Return of England’s wildcats: animals to be reintroduced after being declared extinct in 19th century

Phoebe Weston

Three families of wildcats are starting to be reintroduced in England this year after the species was declared extinct more than 150 years ago.

Conservationist Derek Gow, who is an expert on mammal reintroductions, is building England’s first wildcat breeding complex on his farm in west Devon.

He hopes to introduce the cats into the complex this year and then release them into the wild in three years’ time. His aim is to have a population large enough to breed 150 wildcat kittens every year.

These fierce felines were once widespread throughout English woodlands but after centuries of persecution they were declared extinct in the 1860s. The last confirmed sighting was in 1849.

The Scottish wildcat, also known as the Highland tiger, is the only native member of the cat family still found in the wild in Britain. There are just a few dozen left.

The Scottish wildcat, also known as the Highland tiger, is the only native member of the cat family still found in the wild in Britain (Bob Brind-Surch/Natures Photos)

Mr Gow wants to bring wildcats back to the areas where they previously thrived. “We’re hopefully releasing three litters of kittens into the complex this year, and then eight next year,” he told The Independent.

“We’re aiming to get to the stage where we have a cat breeding population capable of producing 150 kittens a year. This should happen in three years and then we’ll start releasing them into the wild. I would like to have wild cats all over the UK,” he said.

Mr Gow posted pictures of his enclosures on Twitter: “Trepidation aside it’s going to look wonderful. We have decided to set one caravan next to the cat breeding pens so that the kittens playing in the evening can be viewed,” he said.

Wildcats have been living in Britain since at least the last Ice Age. They were rumoured by some to be man-eating predators and revered by others as quasi-mythical.

In practice these cats are incredibly shy and avoid all human contact but centuries of hunting took their toll.

The typical British wildcat is similar in appearance to a domestic cat. Pictured is one set to be released by Gow (Bob Brind-Surch/Natures Photos)

“Wildcats were hunted ruthlessly in the past because they were a very effective predator,” said Mr Gow.

“In the middle ages, rabbits provided people with meat all year around and were a ready available source of fur. Wildcats were hunters of rabbits so people worked hard to kill them. Then after the industrial revolution the gamekeepers finished them off,” he said.

The site of the complex. “Trepidation aside it’s going to look wonderful,” Gow says (Derek Gow/Twitter)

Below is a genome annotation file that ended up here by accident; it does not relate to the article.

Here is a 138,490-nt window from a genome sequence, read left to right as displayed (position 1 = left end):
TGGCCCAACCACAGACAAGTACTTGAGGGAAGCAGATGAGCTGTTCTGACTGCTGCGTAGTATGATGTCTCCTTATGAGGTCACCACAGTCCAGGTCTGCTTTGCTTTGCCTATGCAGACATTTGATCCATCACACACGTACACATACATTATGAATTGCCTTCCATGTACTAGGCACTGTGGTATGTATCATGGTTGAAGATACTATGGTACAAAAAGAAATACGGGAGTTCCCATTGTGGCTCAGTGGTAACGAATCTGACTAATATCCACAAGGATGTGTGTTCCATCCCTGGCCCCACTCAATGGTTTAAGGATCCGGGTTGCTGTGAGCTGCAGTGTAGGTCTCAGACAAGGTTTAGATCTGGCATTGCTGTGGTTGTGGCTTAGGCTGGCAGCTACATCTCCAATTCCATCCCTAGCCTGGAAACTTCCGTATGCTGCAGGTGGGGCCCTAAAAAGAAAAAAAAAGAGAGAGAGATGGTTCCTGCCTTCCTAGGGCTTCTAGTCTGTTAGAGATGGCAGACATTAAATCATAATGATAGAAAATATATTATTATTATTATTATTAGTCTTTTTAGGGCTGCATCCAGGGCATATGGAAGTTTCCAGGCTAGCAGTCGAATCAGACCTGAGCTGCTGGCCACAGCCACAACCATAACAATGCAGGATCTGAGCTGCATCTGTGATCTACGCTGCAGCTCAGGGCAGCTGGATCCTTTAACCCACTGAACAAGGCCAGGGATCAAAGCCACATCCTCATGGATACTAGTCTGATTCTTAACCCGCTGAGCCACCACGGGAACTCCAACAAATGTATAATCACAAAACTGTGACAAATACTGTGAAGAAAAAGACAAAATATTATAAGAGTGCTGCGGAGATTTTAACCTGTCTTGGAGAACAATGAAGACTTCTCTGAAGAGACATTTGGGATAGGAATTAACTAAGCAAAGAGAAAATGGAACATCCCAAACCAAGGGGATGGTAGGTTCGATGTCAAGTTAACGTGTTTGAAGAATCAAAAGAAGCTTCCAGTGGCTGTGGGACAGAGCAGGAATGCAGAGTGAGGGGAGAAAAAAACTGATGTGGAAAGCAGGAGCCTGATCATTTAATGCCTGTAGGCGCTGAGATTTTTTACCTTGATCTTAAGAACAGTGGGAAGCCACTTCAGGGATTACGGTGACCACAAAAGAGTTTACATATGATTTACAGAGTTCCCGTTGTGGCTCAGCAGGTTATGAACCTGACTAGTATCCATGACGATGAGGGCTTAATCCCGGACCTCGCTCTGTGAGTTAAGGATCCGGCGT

English financier and environmentalist Ben Goldsmith who is helping to fund the project said: “We have a moral duty to put right the wrongs that we’ve perpetrated in the past.

“Wildcats are a keystone species and an important predator in the system. If you lose predators from an ecosystem you create imbalance and ecosystems don’t function correctly,” said Mr Goldsmith, who is also an adviser to Michael Gove and the Department for Environment, Food and Rural Affairs (Defra).

The typical British wildcat is similar in appearance to a domestic cat but they are larger with a wider face and jaw. They have well-defined brown and black stripes and a bushy tail.

The species is listed as critically endangered in Scotland.

At the end of last year a major study found that the Scottish population had interbred with domestic cats so much that they shared the same gene pool and were therefore “functionally extinct” in the wild.

There are about 100 wildcats in captivity in the UK with stronger wildcat genes.

“Most of the wild cats are complex hybrids of domestic cats and the only way we’re going to save these cats from extinction is to start breeding them.

“The best habitats are in southern England. At the end of the day, wildcats are meant to be here,” said Mr Gow, who got his cats from a zoo in February. They are already in enclosures but without access to their natural environment.

“Hybridisation doesn’t occur when you have a healthy population of wild cats,” according to Mr Goldsmith. He said Scottish wildcats hybridised with domestic cats because the population was so weak.

“We should see fewer feral domestic cats in the countryside because these pure wildcats will win the competition,” he said.

Mr Gow expects the cats to have a significant impact on reducing the number of grey squirrels, which are a non-native species.

A Defra spokesperson said: “The movement and release of any species in England, including wildcat, should follow the International Union for Conservation of Nature guidelines.

“These guidelines ensure there are clear environmental and socioeconomic benefits to gain from releasing the animals and that their welfare is maintained.”

A National Farmers’ Union spokesperson said the potential effects of reintroducing a species needs to be fully understood before these animals are released.

“Any species introduction, particularly if it has been absent from this country for many decades or even centuries, can have massive impacts on the many benefits that the countryside and farming delivers. The landscape could be very different and this poses potential risks,” the spokesperson said.